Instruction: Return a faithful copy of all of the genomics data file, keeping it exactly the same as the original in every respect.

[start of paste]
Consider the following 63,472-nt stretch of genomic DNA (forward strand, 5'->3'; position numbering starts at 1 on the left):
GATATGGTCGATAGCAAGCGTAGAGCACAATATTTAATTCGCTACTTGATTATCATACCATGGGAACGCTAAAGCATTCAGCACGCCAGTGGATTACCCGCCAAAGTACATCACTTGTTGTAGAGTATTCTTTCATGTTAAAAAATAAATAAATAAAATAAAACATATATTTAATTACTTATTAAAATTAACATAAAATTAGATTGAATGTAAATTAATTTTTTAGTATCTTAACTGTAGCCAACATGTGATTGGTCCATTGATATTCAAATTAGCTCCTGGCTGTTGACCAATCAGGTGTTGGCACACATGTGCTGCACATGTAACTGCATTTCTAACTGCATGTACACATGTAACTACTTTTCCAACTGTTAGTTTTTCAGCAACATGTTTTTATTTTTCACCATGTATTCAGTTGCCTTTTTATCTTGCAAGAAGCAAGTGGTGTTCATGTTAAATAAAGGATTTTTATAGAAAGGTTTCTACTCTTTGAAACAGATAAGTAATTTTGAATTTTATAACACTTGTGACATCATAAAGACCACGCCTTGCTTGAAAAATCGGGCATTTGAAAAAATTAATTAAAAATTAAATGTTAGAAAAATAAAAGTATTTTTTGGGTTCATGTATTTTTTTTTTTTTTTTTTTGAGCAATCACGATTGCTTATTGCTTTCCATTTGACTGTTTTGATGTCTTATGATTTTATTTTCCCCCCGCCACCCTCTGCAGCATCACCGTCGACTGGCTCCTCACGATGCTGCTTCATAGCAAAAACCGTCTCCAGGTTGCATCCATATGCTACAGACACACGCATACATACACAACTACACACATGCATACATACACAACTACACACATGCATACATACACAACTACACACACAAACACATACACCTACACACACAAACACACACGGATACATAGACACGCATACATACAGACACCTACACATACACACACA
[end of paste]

Consider the following 63,472-nt stretch of genomic DNA (forward strand, 5'->3'; position numbering starts at 1 on the left):
GATATGGTCGATAGCAAGCGTAGAGCACAATATTTAATTCGCTACTTGATTATCATACCATGGGAACGCTAAAGCATTCAGCACGCCAGTGGATTACCCGCCAAAGTACATCACTTGTTGTAGAGTATTCTTTCATGTTAAAAAATAAATAAATAAAATAAAACATATATTTAATTACTTATTAAAATTAACATAAAATTAGATTGAATGTAAATTAATTTTTTAGTATCTTAACTGTAGCCAACATGTGATTGGTCCATTGATATTCAAATTAGCTCCTGGCTGTTGACCAATCAGGTGTTGGCACACATGTGCTGCACATGTAACTGCATTTCTAACTGCATGTACACATGTAACTACTTTTCCAACTGTTAGTTTTTCAGCAACATGTTTTTATTTTTCACCATGTATTCAGTTGCCTTTTTATCTTGCAAGAAGCAAGTGGTGTTCATGTTAAATAAAGGATTTTTATAGAAAGGTTTCTACTCTTTGAAACAGATAAGTAATTTTGAATTTTATAACACTTGTGACATCATAAAGACCACGCCTTGCTTGAAAAATCGGGCATTTGAAAAAATTAATTAAAAATTAAATGTTAGAAAAATAAAAGTATTTTTTGGGTTCATGTATTTTTTTTTTTTTTTTTTTGAGCAATCACGATTGCTTATTGCTTTCCATTTGACTGTTTTGATGTCTTATGATTTTATTTTCCCCCCGCCACCCTCTGCAGCATCACCGTCGACTGGCTCCTCACGATGCTGCTTCATAGCAAAAACCGTCTCCAGGTTGCATCCATATGCTACAGACACACGCATACATACACAACTACACACATGCATACATACACAACTACACACATGCATACATACACAACTACACACACAAACACATACACCTACACACACAAACACACACGGATACATAGACACGCATACATACAGACACCTACACATACACACACA